Loyal readers will remember that in mid-2017, I made a fairly big trade with another collector that sent my Heuer Autavia reference 2446 away in exchange for an Omega Seamaster SM3oo and a Rolex GMT Master. The GMT, as it so happened, was originally discovered in an estate sale and is a fantastic example of a gilt-dialed reference 1675.
The GMT Master was introduced in 1954 in collaboration with Pan American Airways as a means of helping pilots keep track of multiple time zones simultaneously on their international flights. Like many other purpose-built watches of the era, a design originally rooted in functionality ended up planting the seeds for a genre-defining watch, as the distinctive two-tone bezel, red GMT hand, and ever-reliable Oyster case created a package that has become synonymous with travelers and watch lovers alike. I knew for a long time that I wanted a GMT Master, but constantly debated which reference and price point to target. The devil is always in the details with vintage and it’s no different when it comes to GMT Masters, as you can choose between a reference 6542 (if you’re made of money), a gilt dialed 1675, a matte dial 1675, a 1675 with an “all-red” GMT hand, a reference 16750 with quick-set date, etc. etc. The iterations are damn near endless (and daunting), and none of that even captures the educational process needed to ensure that the whole package (bezel, hands, dial, date wheel, etc.) is period-correct and matching. For a long time, the answer was to keep kicking the can down the road in hopes that I’d find “the one” in a lucky situation. Thankfully, finding the perfect trade partner for my Rindt satisfied that pipe dream.
Without having an “in the metal” basis for comparison between all the variations listed above, I decided to just leave my options open and see what walked into my life at the right price point. Prior to the trade, I was targeting a reference 16750 with nice patina, largely due to that reference’s matte dial and practicality of the quick-set date. Since making the trade for my gilt-dialed 1675, however, I’ve changed my tune considerably…gilt dials are simply magical. If you don’t know or care about the difference between matte dials and gilt dials, bear with me for this quick digression.
The picture above demonstrates the reflective effect of the gilt dial (the light portion between 11 o’clock and 2 o’clock is the window that I was shooting the watch next to), and a quick tilt of the wrist allows the text and markings to (literally) shine. Early gilt dials were also produced in a rather extraordinary way – while many people probably think the lettering / markings are printed on the black glossy surface, it’s actually the opposite. The manufacturing process was quite complicated and can be summarized in three main steps (explained more eloquently by my friend, Andrew, here):
- A copper plate was used as the base, with markings and words “printed” on the circular plate.
- The plate was then dipped in a galvanic substance, allowing an electrical current to flow that “raised” the stampings from the prior step.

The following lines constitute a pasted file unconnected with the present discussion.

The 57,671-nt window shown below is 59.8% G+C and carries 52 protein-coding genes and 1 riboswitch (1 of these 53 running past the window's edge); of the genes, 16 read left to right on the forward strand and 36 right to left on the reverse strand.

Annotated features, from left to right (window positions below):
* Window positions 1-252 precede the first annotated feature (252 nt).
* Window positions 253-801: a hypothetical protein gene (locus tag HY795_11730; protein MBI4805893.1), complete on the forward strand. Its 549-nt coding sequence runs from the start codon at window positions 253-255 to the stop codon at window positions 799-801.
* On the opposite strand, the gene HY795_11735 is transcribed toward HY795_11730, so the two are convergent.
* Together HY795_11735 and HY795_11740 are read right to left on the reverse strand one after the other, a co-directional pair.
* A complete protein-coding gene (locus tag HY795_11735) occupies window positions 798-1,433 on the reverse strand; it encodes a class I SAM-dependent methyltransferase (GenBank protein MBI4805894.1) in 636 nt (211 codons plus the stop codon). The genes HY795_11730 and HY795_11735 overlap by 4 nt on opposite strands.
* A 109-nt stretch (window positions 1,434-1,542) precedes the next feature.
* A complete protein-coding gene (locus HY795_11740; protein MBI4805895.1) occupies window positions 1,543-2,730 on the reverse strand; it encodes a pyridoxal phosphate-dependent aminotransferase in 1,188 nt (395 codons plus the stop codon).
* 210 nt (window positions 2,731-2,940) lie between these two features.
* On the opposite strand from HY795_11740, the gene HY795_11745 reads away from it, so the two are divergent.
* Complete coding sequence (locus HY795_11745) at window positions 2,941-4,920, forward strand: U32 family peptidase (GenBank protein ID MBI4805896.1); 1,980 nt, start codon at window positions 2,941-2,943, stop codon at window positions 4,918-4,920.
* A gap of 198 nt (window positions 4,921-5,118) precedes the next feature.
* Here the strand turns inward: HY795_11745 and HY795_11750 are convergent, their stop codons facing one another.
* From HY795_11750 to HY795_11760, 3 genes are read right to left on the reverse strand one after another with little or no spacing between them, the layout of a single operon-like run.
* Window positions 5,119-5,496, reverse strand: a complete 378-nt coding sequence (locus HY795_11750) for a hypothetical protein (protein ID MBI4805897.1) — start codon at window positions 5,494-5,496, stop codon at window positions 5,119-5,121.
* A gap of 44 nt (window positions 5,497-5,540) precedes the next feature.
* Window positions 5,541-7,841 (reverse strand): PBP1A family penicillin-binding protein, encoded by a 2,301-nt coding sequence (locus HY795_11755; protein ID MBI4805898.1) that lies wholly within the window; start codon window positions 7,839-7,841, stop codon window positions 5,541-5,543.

- The plate is then coated in a lacquer and luminous material applied to the relevant indices.
The result is captivating and results in far more wrist-staring than ever occurred with similar matte dials that I’ve owned. If all things are considered equal and you’re debating a gilt-dialed watch versus a similar matte-dialed watch, you at least know where I now stand. So…ehrm…you’ve got that going for you, which is nice.
The Nitty Gritty
When judging condition in today’s minefield of vintage Rolex, this is exactly the type of GMT that I would suggest seeking out – a watch in great overall condition, but one that has been clearly loved and worn throughout the years, without a 100% perfect gilt dial and with clearly pronounced (but not “mint”) beveling on the lugs. I’ll start with my comment about not seeking a spotless gilt dial. One of the most common issues with gilt dials is degradation of the lacquer over time, which leads to cracking, pitting, or even bubbling when untreated. If you examine the dial here, you can see a small marking below the base of the hand stack, as well as a small marking above the 8 o’clock lume plot. In my mind, these are completely acceptable “flaws,” as the lacquer is still smooth and there’s no bubbling around the plots. Am I saying that a perfect gilt dial is re-done or fake? Of course not! Just make sure to use your head, especially at the prices these are now commanding.
The second point I raised above was about the condition of the lugs. One of the most common offenses I seem to witness more and more often on 1960’s Oyster cases is the theme of re-cut cases being passed off as unpolished or original. Again – use your head. If I was evaluating this exact same example, but it had a flawlessly polished case with perfect bevels, my immediate thought would be “how did the bezel fade and collect scratches, but the case avoided any and all scuffing?” If the seller were to represent that the bezel insert was original and corresponded to a perfectly beveled / unpolished case, that incongruity alone would likely lead me to walk away or negotiate a significantly lower price. Every single detail matters when you’re taking the plunge on vintage Rolex in this stratosphere, so stay vigilant.
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